CEPI to be reassessed
According to senior officials, MoEF&CC has also asked CPCB to re-assess the Comprehensive Environmental Pollution Index (CEPI) on the basis of which the latter had identified 43 polluted clusters across the country in 2009.
Developed by CPCB along with experts from Indian Institute of Technology, Delhi, CEPI is used as a tool to conduct a nation-wide environmental assessment of industrial clusters. The first CEPI assessment revealed 43 such industrial clusters were having a CEPI score greater than 70 (on a scale of 0 to 100); these were labelled as critically polluted areas. Due to their dismal performance in following the norms set by pollution control boards followed by a failure to implement environmental management plans in these clusters right from the beginning of the assessment, MoEF&CC introduced an ad-hoc moratorium on expansion of these clusters in 2010. The previous UPA regime led by Congress stopped issuing environmental clearances to industries in these clusters. In the span of four years, the critically polluted clusters where norms were adhered to, UPA imposed the moratorium twice. In September 2013, the environment ministry had noted that despite the implementation of the action plans in these clusters, pollution has only increased.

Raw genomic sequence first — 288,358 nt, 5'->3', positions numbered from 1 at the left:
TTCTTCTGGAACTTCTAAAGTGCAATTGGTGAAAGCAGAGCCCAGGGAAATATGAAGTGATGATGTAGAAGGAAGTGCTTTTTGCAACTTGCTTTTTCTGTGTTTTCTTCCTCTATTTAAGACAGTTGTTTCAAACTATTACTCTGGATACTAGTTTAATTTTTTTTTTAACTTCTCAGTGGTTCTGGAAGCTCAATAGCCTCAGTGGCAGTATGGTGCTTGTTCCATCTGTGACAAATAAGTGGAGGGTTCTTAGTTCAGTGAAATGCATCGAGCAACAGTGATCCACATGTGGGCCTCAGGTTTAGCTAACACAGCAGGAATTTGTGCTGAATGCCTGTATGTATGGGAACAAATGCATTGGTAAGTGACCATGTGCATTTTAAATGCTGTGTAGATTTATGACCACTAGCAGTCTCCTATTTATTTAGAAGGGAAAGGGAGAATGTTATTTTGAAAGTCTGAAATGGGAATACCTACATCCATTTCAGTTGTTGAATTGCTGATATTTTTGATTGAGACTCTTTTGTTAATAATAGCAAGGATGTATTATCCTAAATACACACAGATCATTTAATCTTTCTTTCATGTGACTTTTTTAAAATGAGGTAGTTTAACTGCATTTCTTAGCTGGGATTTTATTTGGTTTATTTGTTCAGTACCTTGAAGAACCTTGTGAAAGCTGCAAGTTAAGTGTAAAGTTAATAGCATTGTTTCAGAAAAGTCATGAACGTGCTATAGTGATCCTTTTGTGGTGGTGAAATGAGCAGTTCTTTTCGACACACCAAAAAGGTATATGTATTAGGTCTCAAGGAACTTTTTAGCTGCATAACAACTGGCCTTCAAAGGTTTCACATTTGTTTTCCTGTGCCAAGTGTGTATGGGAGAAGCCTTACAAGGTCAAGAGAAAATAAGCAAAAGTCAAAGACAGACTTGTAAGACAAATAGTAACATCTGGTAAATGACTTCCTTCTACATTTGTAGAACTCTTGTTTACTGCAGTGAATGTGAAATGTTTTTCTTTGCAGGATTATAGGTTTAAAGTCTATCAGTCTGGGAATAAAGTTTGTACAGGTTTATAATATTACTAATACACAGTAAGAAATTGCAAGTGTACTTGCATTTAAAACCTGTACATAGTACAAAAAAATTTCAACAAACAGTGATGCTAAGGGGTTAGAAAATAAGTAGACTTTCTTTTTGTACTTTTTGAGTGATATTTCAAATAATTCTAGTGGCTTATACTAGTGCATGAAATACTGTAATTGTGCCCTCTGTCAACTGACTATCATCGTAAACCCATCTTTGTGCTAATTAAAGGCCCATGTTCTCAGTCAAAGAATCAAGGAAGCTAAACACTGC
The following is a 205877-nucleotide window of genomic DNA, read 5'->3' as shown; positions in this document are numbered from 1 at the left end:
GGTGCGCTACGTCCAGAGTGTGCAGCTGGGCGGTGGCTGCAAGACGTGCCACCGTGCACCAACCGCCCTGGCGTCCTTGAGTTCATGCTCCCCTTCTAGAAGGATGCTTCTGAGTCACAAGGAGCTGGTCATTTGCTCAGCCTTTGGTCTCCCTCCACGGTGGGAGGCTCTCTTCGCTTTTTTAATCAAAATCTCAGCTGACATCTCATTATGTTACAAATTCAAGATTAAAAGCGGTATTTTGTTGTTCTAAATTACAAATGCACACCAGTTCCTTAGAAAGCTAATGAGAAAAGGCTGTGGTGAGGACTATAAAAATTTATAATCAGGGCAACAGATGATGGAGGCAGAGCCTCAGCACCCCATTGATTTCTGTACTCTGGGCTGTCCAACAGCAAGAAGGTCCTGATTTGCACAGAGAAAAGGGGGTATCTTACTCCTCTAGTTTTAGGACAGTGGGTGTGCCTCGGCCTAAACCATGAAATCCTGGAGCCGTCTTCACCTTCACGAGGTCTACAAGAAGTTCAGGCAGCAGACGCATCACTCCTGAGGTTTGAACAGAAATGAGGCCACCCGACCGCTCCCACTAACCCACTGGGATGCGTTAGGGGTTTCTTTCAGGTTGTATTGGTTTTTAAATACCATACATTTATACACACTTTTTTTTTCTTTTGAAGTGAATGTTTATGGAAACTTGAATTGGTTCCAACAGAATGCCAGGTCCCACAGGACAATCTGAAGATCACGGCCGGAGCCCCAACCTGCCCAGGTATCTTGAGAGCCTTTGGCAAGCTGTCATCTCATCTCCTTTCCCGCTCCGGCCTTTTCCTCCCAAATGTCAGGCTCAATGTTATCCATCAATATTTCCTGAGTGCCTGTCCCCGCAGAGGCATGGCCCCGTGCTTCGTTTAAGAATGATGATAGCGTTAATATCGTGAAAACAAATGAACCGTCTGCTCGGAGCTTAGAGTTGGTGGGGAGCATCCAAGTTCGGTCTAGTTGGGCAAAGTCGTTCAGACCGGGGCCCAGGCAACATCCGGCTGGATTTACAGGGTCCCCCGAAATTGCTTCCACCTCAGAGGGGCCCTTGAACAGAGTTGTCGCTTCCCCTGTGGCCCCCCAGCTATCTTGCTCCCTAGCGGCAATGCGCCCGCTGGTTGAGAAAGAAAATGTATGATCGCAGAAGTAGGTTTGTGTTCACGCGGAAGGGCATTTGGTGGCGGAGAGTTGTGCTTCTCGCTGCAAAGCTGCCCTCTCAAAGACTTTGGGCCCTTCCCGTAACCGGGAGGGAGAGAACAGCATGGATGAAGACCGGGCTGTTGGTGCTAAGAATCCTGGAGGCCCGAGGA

These eight critically polluted areas are: Ghaziabad (Uttar Pradesh), Indore (Madhya Pradesh), Jharsuguda (Odisha), Ludhiana (Punjab), Panipat (Haryana), Patancheru – Bollaram (Andhra Pradesh), Singrauli (Uttar Pradesh & Madhya Pradesh) and Vapi (Gujarat). Of 3,266 industries identified under 17 categories of highly polluting industries, 2,328 are complying with prescribed norms, 571 are non-complying and 367 have been closed down. In total, India has about 83 polluted clusters as per latest CEPI assessment of 2013.